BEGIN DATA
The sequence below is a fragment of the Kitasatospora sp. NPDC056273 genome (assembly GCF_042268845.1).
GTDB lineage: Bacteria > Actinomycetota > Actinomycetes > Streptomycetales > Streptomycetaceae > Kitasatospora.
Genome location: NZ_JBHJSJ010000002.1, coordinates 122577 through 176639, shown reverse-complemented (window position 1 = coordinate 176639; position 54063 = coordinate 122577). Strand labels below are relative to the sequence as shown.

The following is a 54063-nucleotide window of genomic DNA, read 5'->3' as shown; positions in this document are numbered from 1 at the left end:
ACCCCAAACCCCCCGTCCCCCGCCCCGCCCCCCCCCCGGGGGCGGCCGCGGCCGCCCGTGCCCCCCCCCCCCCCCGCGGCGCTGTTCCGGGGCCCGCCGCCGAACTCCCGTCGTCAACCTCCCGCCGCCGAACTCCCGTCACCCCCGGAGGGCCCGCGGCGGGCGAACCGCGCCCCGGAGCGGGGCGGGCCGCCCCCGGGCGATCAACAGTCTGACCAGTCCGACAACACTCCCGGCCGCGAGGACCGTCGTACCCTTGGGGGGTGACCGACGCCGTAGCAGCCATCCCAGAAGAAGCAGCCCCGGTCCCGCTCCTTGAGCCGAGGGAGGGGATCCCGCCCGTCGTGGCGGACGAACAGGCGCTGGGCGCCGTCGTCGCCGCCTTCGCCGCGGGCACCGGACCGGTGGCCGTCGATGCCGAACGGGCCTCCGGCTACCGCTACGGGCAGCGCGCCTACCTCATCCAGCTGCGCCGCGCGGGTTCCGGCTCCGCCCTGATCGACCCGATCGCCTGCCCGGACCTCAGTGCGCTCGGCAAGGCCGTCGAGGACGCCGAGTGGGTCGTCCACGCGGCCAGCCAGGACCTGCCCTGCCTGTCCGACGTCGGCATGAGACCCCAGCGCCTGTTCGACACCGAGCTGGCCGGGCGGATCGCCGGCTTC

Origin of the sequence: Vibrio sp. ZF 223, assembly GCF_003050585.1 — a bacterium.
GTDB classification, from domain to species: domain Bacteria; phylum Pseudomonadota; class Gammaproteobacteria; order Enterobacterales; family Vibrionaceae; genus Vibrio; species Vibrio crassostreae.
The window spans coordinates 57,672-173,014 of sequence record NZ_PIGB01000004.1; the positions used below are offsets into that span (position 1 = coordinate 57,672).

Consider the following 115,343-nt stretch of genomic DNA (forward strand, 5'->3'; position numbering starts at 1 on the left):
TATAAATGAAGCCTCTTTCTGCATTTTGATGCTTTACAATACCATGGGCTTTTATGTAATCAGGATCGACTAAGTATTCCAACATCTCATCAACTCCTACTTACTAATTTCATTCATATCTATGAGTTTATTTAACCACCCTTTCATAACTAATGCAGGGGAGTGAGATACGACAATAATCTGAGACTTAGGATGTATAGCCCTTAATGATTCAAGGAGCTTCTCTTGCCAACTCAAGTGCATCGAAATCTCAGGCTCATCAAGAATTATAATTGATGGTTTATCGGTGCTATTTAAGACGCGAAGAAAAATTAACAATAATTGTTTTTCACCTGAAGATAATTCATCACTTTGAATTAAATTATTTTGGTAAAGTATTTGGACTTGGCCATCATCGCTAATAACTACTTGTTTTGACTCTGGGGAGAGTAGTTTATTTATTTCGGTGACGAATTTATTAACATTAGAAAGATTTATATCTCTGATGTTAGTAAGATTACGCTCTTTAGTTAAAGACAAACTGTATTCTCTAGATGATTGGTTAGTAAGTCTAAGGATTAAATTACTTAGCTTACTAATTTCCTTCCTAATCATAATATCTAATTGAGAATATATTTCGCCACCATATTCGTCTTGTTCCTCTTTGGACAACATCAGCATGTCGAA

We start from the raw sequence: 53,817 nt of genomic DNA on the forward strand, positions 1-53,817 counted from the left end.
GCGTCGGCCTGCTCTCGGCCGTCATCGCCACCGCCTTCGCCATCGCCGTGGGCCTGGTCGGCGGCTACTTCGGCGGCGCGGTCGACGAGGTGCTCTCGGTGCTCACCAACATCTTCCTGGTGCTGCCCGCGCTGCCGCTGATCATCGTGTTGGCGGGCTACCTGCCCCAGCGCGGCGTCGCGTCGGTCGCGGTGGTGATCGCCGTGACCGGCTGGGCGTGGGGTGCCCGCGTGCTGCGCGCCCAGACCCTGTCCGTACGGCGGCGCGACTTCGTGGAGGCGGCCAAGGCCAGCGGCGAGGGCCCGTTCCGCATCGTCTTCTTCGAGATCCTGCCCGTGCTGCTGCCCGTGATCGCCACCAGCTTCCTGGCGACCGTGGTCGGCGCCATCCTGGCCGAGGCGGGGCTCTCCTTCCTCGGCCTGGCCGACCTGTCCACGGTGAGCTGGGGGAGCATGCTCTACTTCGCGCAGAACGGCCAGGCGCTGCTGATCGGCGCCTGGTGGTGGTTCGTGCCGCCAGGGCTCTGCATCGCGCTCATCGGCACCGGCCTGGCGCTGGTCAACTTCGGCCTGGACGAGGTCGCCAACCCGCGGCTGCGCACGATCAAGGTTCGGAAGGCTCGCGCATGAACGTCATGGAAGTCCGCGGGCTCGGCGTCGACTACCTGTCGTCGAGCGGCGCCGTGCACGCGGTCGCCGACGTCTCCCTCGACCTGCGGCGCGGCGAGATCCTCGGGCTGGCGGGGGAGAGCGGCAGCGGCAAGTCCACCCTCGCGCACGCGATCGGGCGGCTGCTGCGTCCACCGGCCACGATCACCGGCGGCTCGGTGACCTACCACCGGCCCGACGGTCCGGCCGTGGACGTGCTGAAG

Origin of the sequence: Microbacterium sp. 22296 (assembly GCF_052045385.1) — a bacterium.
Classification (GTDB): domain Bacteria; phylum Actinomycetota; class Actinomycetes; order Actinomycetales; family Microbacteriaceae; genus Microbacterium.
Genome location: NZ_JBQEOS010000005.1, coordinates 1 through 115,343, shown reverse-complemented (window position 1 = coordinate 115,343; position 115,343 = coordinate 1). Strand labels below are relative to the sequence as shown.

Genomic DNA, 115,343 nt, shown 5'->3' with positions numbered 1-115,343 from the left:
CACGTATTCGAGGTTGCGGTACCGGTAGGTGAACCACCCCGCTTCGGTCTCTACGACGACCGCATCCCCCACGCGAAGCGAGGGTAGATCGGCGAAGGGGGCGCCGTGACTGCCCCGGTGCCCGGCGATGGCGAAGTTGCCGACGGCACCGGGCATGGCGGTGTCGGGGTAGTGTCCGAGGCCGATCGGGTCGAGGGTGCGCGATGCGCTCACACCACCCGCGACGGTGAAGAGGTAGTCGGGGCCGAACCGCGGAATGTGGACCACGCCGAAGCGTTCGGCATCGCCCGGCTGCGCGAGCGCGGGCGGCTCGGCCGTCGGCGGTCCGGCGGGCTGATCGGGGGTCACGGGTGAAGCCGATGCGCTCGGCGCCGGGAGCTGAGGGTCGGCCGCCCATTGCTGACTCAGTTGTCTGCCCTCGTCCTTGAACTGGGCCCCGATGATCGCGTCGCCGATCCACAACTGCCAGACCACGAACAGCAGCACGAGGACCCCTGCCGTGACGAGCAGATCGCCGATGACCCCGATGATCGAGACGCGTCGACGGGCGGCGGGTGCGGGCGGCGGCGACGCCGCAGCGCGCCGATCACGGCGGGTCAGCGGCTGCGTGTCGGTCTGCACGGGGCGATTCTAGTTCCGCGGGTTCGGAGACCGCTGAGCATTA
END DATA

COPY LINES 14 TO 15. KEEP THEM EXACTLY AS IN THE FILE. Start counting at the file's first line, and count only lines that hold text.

Classification (GTDB): domain Bacteria; phylum Actinomycetota; class Actinomycetes; order Actinomycetales; family Microbacteriaceae; genus Microbacterium.
Genome location: NZ_JBQEOS010000005.1, coordinates 1 through 115,343, shown reverse-complemented (window position 1 = coordinate 115,343; position 115,343 = coordinate 1). Strand labels below are relative to the sequence as shown.